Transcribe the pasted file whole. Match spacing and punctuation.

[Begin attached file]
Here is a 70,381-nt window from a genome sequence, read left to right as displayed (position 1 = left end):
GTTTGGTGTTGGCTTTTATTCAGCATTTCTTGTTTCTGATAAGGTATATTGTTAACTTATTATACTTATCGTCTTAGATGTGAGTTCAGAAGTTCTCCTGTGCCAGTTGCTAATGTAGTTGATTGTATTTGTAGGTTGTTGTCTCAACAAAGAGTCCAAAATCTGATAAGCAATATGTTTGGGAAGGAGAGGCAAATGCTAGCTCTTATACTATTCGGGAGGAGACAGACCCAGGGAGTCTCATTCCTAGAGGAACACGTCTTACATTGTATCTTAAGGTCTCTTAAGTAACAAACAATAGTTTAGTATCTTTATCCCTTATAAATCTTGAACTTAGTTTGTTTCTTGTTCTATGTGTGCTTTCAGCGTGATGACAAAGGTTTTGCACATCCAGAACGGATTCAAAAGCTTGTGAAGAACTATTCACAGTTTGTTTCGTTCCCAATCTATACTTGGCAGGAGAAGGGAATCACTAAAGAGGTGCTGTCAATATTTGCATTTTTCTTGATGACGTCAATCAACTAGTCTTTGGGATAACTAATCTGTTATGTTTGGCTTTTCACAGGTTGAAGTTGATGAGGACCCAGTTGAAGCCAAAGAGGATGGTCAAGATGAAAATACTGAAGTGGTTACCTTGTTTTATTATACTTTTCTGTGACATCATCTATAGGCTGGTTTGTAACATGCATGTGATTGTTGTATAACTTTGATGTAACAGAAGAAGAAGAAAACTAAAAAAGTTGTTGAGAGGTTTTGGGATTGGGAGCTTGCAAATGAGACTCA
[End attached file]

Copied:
Here is a 70,381-nt window from a genome sequence, read left to right as displayed (position 1 = left end):
GTTTGGTGTTGGCTTTTATTCAGCATTTCTTGTTTCTGATAAGGTATATTGTTAACTTATTATACTTATCGTCTTAGATGTGAGTTCAGAAGTTCTCCTGTGCCAGTTGCTAATGTAGTTGATTGTATTTGTAGGTTGTTGTCTCAACAAAGAGTCCAAAATCTGATAAGCAATATGTTTGGGAAGGAGAGGCAAATGCTAGCTCTTATACTATTCGGGAGGAGACAGACCCAGGGAGTCTCATTCCTAGAGGAACACGTCTTACATTGTATCTTAAGGTCTCTTAAGTAACAAACAATAGTTTAGTATCTTTATCCCTTATAAATCTTGAACTTAGTTTGTTTCTTGTTCTATGTGTGCTTTCAGCGTGATGACAAAGGTTTTGCACATCCAGAACGGATTCAAAAGCTTGTGAAGAACTATTCACAGTTTGTTTCGTTCCCAATCTATACTTGGCAGGAGAAGGGAATCACTAAAGAGGTGCTGTCAATATTTGCATTTTTCTTGATGACGTCAATCAACTAGTCTTTGGGATAACTAATCTGTTATGTTTGGCTTTTCACAGGTTGAAGTTGATGAGGACCCAGTTGAAGCCAAAGAGGATGGTCAAGATGAAAATACTGAAGTGGTTACCTTGTTTTATTATACTTTTCTGTGACATCATCTATAGGCTGGTTTGTAACATGCATGTGATTGTTGTATAACTTTGATGTAACAGAAGAAGAAGAAAACTAAAAAAGTTGTTGAGAGGTTTTGGGATTGGGAGCTTGCAAATGAGACTCA